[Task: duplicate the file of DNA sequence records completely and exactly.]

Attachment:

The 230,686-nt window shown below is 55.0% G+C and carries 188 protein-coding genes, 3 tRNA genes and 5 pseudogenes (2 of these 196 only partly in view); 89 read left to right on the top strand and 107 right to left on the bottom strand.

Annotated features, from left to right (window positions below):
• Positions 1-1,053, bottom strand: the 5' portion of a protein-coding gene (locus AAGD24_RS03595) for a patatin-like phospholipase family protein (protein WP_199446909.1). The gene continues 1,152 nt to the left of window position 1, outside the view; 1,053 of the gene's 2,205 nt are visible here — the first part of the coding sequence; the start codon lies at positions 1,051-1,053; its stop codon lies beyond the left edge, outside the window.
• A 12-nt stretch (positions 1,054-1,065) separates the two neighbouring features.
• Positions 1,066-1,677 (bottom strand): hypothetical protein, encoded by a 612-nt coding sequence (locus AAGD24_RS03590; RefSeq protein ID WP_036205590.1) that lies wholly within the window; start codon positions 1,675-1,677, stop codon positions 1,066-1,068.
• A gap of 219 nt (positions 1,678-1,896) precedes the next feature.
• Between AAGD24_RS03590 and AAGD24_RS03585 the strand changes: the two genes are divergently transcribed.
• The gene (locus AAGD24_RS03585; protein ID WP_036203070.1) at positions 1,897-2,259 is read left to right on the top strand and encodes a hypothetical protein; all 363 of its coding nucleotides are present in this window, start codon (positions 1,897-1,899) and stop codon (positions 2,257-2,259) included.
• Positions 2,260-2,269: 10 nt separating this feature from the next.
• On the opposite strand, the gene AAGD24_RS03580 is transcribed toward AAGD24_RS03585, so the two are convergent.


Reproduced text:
The 230,686-nt window shown below is 55.0% G+C and carries 188 protein-coding genes, 3 tRNA genes and 5 pseudogenes (2 of these 196 only partly in view); 89 read left to right on the top strand and 107 right to left on the bottom strand.

Annotated features, from left to right (window positions below):
• Positions 1-1,053, bottom strand: the 5' portion of a protein-coding gene (locus AAGD24_RS03595) for a patatin-like phospholipase family protein (protein WP_199446909.1). The gene continues 1,152 nt to the left of window position 1, outside the view; 1,053 of the gene's 2,205 nt are visible here — the first part of the coding sequence; the start codon lies at positions 1,051-1,053; its stop codon lies beyond the left edge, outside the window.
• A 12-nt stretch (positions 1,054-1,065) separates the two neighbouring features.
• Positions 1,066-1,677 (bottom strand): hypothetical protein, encoded by a 612-nt coding sequence (locus AAGD24_RS03590; RefSeq protein ID WP_036205590.1) that lies wholly within the window; start codon positions 1,675-1,677, stop codon positions 1,066-1,068.
• A gap of 219 nt (positions 1,678-1,896) precedes the next feature.
• Between AAGD24_RS03590 and AAGD24_RS03585 the strand changes: the two genes are divergently transcribed.
• The gene (locus AAGD24_RS03585; protein ID WP_036203070.1) at positions 1,897-2,259 is read left to right on the top strand and encodes a hypothetical protein; all 363 of its coding nucleotides are present in this window, start codon (positions 1,897-1,899) and stop codon (positions 2,257-2,259) included.
• Positions 2,260-2,269: 10 nt separating this feature from the next.
• On the opposite strand, the gene AAGD24_RS03580 is transcribed toward AAGD24_RS03585, so the two are convergent.